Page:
O'Hare Airport temporary staffing employees sentenced for harboring illegal aliens who were given access to secure areas
CHICAGO - The owner of a Bensenville temporary employment agency and her assistant were sentenced in federal court Wednesday for harboring illegal aliens and assisting those workers in obtaining unauthorized access to secure areas at O'Hare International Airport, including the tarmac. The sentences resulted from a multi-agency federal investigation conducted in 2007 and led by U.S. Immigration and Customs Enforcement (ICE).
(Media-Newswire.com) - CHICAGO - The owner of a Bensenville temporary employment agency and her assistant were sentenced in federal court Wednesday for harboring illegal aliens and assisting those workers in obtaining unauthorized access to secure areas at O'Hare International Airport, including the tarmac. The sentences resulted from a multi-agency federal investigation conducted in 2007 and led by U.S. Immigration and Customs Enforcement ( ICE ).
Mary Gurin, 38, of Carpentersville, Ill., and Norinye Benitez, 26, of Franklin Park, were sentenced Sept. 30 by U.S. District Judge Elaine E. Bucklo, Northern District of Illinois, for harboring illegal aliens for financial gain. Gurin, who pleaded guilty May 11 to the charge, was sentenced to 36 months in federal prison. Benitez received 12 months and one day of imprisonment following her Dec. 12 guilty plea.
According to documents filed in court, Gurin owned Ideal Staffing, a staffing agency located at 170 N. Pine Lane, Bensenville, Ill., that contracted with several companies to provide temporary employees for work done in and around O'Hare.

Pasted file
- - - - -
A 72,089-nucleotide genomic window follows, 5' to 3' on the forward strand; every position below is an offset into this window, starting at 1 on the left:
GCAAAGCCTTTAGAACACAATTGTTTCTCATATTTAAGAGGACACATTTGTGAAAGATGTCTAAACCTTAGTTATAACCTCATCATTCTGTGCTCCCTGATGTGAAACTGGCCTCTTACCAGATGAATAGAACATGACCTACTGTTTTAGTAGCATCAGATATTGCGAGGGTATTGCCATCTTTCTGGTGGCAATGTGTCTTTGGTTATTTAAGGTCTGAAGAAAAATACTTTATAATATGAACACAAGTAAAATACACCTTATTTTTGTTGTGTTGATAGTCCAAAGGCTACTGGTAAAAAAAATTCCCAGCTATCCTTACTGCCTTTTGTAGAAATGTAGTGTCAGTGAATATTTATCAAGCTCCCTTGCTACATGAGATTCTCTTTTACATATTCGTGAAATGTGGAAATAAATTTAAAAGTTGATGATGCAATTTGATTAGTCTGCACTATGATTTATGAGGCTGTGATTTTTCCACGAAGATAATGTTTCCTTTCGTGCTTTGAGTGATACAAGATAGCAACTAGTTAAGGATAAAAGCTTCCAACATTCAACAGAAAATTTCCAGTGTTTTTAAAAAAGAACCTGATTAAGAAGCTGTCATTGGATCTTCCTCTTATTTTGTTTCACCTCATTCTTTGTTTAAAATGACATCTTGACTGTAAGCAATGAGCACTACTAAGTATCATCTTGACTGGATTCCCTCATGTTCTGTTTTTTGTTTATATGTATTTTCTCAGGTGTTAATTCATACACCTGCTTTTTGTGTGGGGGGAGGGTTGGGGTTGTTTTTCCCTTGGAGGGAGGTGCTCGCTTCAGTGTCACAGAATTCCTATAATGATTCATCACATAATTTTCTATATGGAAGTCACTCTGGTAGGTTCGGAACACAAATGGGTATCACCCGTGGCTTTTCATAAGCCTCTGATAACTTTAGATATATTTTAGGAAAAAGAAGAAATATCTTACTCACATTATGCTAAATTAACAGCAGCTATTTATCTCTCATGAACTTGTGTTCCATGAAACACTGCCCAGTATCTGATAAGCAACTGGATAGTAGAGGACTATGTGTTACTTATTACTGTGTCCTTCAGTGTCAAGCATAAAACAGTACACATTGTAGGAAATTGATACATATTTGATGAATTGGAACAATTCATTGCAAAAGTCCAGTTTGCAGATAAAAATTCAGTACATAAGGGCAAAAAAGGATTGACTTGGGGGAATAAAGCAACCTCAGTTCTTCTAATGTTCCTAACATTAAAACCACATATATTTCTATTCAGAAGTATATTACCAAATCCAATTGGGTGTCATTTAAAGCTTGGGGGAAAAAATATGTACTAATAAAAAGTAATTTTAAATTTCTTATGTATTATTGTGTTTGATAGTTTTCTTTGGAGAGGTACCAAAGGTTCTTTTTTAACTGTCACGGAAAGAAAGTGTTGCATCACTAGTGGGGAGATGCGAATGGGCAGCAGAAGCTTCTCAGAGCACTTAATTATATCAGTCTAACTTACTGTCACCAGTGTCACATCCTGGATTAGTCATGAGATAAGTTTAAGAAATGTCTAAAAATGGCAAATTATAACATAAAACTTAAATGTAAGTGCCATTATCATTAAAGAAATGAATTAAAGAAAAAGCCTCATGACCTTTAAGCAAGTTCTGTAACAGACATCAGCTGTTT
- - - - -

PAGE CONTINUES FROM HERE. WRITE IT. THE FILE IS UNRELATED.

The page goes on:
Between February 2006 and November 2007, Gurin knowingly employed at least 54 illegal workers and arranged for them to fraudulently obtain airport security badges by falsely certifying information on the security badge application forms. The badges allowed the workers to enter secure areas while loading pallets, freight and meals for companies doing business at O'Hare, including some commercial airlines.
At times, Gurin also knowingly distributed airport security badges issued in other names to the illegal workers, which circumvented the appropriate security screening process and allowed illegal workers access to secure areas.
The 54 illegal workers from Mexico, Guatemala and El Salvador all faced state felony charges for possessing fraudulent identification in the form of an airport security badge. To date, ICE has recovered 34 fraudulent airport badges.
"These cases illustrate the need for ICE's continued vigilance to protect our nation's airports and other critical infrastructure," said John Morton, assistant secretary of Homeland Security for ICE. "The defendants circumvented airport security and the screening process in the name of greed."
According to court documents, Gurin supervised the work of Norinye Benitez, her office assistant. Under Gurin's direction, Benitez assisted hiring between 35 and 40 illegal workers and fraudulently obtained airport security badges for them. Benitez admitted to falsifying information on employment forms for workers who did not have proper identification, and to knowingly hiring illegal workers who presented counterfeit documents. Benitez, who is herself an illegal alien, will be transferred to ICE custody after she completes her prison sentence.
ICE was assisted in this investigation by the following agencies: Social Security Administration's Office of the Inspector General; Department of Labor's Office of the Inspector General; U.S. Attorneys' Office, Northern District of Illinois; Cook County State's Attorney's Office; Cook County Sheriff's Police Department; City of Chicago's Office of the Inspector General; U.S Customs and Border Protection; and the Transportation Security Administration.
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